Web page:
HISTORIC - Canadian soldiers with a pile of artillery shells on the front in Northern France

Marking Black History Month in our province

Red Deer historian details the rich history in the Central Alberta area

February is Black History Month in Alberta. It is a time to reflect on the history and contributions of a relatively small, but important group in our province.

The first blacks began arriving in Alberta about 140 years ago. Most had worked as ranch hands and trail drivers in Texas and across the American West. As the cattle frontier gradually shifted northwards from Wyoming and Montana into southern Alberta, these black cowboys made their way into Canada.

One of the best remembered of these new ranching immigrants was John Ware. He had been born a slave in South Carolina. However, after moving west following the end of the Civil War, he developed an excellent reputation as a horseman and cattle herder.

Once in Alberta in the early 1880s, he worked briefly for the I.G. Baker freighting company, before securing a job on the Quorn Ranche near Calgary. By the 1890s, he had acquired his own small cattle and horse ranch on Sheep Creek near Millarville.

In 1892, he married Mildred Lewis and they started to raise a family of five. After 10 years, the family moved to a larger ranch along the Red Deer River in the Brooks district.

Tragedy struck in 1905. Mildred fell seriously ill with pneumonia and passed away in the spring. That autumn, John was fatally injured by a fall from his horse. Mildred’s family assumed the care of the children.

Among the first blacks to live in Central Alberta were Edward (George) and Hattie Thompson. Edward was born in Missouri, the son of Virginia slaves. Edward and Hattie had one daughter, who they named Latechange.

After living in Nebraska, the Thompsons moved to southern Alberta, where Edward found work on the local ranches. Around 1904, they decided to get their own place. They consequently moved to the Magic/Earlville district south east of Ponoka where they took out a homestead.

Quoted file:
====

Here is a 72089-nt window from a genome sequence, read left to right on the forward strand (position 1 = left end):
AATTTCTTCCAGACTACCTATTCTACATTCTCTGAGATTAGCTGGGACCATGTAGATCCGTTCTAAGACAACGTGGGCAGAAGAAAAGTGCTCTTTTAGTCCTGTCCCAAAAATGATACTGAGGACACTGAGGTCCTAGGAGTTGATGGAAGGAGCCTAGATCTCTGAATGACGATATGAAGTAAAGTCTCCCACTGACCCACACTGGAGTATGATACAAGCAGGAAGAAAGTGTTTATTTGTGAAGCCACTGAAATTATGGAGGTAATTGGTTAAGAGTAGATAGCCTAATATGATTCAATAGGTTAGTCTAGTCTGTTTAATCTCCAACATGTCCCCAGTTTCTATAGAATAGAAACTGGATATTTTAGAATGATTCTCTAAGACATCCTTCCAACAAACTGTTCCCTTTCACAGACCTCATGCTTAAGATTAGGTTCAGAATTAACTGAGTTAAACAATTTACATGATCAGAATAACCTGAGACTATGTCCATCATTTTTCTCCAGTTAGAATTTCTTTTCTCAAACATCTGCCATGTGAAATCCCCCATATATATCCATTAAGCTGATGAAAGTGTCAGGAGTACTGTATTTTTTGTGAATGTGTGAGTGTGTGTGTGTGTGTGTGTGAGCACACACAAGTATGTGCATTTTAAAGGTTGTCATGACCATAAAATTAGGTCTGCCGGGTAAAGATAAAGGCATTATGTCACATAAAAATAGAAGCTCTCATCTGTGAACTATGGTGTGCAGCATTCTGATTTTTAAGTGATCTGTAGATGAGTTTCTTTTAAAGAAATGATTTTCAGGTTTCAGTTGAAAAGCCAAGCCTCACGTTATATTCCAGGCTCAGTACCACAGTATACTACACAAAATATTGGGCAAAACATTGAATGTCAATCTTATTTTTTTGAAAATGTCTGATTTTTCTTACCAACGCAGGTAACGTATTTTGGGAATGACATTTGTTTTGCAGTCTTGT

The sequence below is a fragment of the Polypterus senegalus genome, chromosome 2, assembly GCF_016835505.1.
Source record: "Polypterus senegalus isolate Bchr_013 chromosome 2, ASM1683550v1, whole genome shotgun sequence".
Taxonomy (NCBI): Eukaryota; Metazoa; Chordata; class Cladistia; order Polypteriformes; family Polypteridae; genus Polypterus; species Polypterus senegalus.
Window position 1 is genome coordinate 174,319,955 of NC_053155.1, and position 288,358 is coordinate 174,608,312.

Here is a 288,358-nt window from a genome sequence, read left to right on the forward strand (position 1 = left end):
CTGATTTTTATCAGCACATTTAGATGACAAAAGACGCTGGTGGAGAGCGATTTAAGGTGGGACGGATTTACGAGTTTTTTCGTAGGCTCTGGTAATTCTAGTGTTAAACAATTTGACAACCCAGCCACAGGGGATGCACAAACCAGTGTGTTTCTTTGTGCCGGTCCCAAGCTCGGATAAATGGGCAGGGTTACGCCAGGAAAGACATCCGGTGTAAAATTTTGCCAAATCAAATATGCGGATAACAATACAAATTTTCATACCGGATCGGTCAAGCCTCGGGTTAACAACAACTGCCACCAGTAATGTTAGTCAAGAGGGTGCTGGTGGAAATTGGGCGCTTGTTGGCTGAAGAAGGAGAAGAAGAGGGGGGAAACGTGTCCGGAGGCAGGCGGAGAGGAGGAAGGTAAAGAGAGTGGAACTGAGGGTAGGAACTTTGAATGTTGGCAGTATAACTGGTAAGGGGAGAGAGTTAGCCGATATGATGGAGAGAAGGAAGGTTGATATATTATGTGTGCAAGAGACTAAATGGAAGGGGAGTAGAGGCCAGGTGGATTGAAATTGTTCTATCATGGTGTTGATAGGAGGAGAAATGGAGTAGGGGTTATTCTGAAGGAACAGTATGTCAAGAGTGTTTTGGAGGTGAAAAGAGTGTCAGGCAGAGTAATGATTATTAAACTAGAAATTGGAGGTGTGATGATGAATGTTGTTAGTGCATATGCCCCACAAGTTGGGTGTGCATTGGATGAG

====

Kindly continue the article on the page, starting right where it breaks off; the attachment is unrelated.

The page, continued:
Tragedy struck in early February 1907. Deep snow forced Edward to take a detour from his usual route to the Earlville store and post office. He became totally exhausted on his way home with his heavy load of supplies. He collapsed in the snow. He was later found frozen to death, less than a kilometre from his home and safety.

After Edward’s death, Hattie and Latechange moved to Ponoka. Hattie took in boarders, did laundry and cleaned other people’s houses in order to make ends meet. In the mid-1920s, together with Latechange’s young daughter Alice, the Thompsons moved to Edmonton.

Meanwhile, in 1908, noticeable numbers of blacks began immigrating to Alberta, mainly from Oklahoma. Although there were no formal rules against their immigration, there were a great many informal rules which restricted their ability to cross the border into Canada.

One sizeable group settled at Keystone (later renamed Breton), north of Rimbey and west of Ponoka. The area was isolated, but that suited the new settlers. The isolation allowed the creation of a cohesive community and kept potential conflicts with neighbours to a minimum.

In 1911, with more and more blacks moving to Alberta, the Edmonton Board of Trade made a major effort to have the government ban further immigration. They circulated a petition that argued that black settlers would be “ill-suited to the cold climate of Canada”, ignoring the fact that many from the northern States had experienced just as harsh of winters as the ones in Canada.

When the petition was referred by Edmonton to the Red Deer Board of Trade, two local prominent local members vigorously opposed it. They were Raymond Gaetz, first mayor of the Town of Red Deer and Francis Galbraith, first mayor of the City of Red Deer and editor of the Red Deer Advocate.

Despite these two men’s opposition, the petition got widespread support. Severe restrictions on black immigration were soon imposed. It was not until the 1960s that black immigration to Canada began to grow again.